Hot air

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Seeking an escape from the sadness of this past month’s events, I recently found myself flipping through years of back issues of CCJ. I’m not sure what I was looking for, but I found some obscure, technical tidbits that did the trick. I thought I’d share them with you, in hopes that they’ll provide some diversion – and maybe bring a much-needed smile.

For instance: Where does the diesel engine get its name? The diesel engine was invented by a fellow named Rudolf Engine. Just kidding – Rudy’s last name really was Diesel. He was a German inventor who lived from 1858-1913, and he’s credited with building the first working, compression-ignition engine around 1894.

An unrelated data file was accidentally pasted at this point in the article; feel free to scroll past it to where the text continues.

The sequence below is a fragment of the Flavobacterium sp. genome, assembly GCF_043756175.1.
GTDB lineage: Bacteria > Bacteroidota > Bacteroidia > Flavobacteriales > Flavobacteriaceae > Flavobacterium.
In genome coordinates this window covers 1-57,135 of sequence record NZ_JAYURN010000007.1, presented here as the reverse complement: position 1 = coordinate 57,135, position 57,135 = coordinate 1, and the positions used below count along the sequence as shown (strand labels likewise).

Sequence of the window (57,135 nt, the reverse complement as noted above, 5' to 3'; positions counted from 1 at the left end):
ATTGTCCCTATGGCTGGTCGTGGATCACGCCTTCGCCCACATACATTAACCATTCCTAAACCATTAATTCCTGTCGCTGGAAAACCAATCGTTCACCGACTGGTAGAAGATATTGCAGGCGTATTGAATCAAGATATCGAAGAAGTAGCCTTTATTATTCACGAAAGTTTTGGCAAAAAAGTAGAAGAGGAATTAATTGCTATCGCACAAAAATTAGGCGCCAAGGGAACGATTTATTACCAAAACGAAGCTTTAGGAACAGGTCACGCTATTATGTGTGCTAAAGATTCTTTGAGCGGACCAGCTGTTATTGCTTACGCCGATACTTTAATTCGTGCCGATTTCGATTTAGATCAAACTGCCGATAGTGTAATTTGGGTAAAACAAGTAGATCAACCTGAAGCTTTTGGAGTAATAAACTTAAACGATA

Here’s something to ponder: Most heavy-duty diesels are aftercooled. So how come the same function on turbocharged passenger cars is called intercooling? Beats me. But, where heavy trucks are concerned, the term intercooler is supposed to be reserved for heat exchangers placed between two compressors, e.g., between a turbocharger and a supercharger, as in a two-stroke diesel. Both serve to cool hot compressed air which provides more efficient combustion.